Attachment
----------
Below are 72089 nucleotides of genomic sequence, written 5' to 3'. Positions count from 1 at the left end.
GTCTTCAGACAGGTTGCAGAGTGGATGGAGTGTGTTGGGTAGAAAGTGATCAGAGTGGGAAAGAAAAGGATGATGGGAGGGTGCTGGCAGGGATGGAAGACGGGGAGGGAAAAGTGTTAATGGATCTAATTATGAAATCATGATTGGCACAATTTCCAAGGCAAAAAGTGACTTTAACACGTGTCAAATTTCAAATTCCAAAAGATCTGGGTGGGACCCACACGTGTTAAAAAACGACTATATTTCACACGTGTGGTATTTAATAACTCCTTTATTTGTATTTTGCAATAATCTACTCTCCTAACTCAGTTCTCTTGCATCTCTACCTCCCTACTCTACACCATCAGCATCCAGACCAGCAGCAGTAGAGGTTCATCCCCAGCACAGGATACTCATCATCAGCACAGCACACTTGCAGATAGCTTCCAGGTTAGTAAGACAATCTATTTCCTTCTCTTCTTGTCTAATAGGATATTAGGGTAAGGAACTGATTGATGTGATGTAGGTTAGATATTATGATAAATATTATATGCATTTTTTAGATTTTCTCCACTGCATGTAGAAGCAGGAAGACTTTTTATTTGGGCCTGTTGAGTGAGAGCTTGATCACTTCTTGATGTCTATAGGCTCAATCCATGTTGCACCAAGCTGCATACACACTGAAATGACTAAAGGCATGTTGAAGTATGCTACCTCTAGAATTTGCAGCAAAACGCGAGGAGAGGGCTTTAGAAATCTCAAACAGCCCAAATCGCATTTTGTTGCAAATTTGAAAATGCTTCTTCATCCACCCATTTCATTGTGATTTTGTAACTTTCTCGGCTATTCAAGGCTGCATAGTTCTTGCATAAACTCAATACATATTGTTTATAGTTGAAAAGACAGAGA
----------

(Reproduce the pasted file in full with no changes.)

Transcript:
Below are 72089 nucleotides of genomic sequence, written 5' to 3'. Positions count from 1 at the left end.
GTCTTCAGACAGGTTGCAGAGTGGATGGAGTGTGTTGGGTAGAAAGTGATCAGAGTGGGAAAGAAAAGGATGATGGGAGGGTGCTGGCAGGGATGGAAGACGGGGAGGGAAAAGTGTTAATGGATCTAATTATGAAATCATGATTGGCACAATTTCCAAGGCAAAAAGTGACTTTAACACGTGTCAAATTTCAAATTCCAAAAGATCTGGGTGGGACCCACACGTGTTAAAAAACGACTATATTTCACACGTGTGGTATTTAATAACTCCTTTATTTGTATTTTGCAATAATCTACTCTCCTAACTCAGTTCTCTTGCATCTCTACCTCCCTACTCTACACCATCAGCATCCAGACCAGCAGCAGTAGAGGTTCATCCCCAGCACAGGATACTCATCATCAGCACAGCACACTTGCAGATAGCTTCCAGGTTAGTAAGACAATCTATTTCCTTCTCTTCTTGTCTAATAGGATATTAGGGTAAGGAACTGATTGATGTGATGTAGGTTAGATATTATGATAAATATTATATGCATTTTTTAGATTTTCTCCACTGCATGTAGAAGCAGGAAGACTTTTTATTTGGGCCTGTTGAGTGAGAGCTTGATCACTTCTTGATGTCTATAGGCTCAATCCATGTTGCACCAAGCTGCATACACACTGAAATGACTAAAGGCATGTTGAAGTATGCTACCTCTAGAATTTGCAGCAAAACGCGAGGAGAGGGCTTTAGAAATCTCAAACAGCCCAAATCGCATTTTGTTGCAAATTTGAAAATGCTTCTTCATCCACCCATTTCATTGTGATTTTGTAACTTTCTCGGCTATTCAAGGCTGCATAGTTCTTGCATAAACTCAATACATATTGTTTATAGTTGAAAAGACAGAGA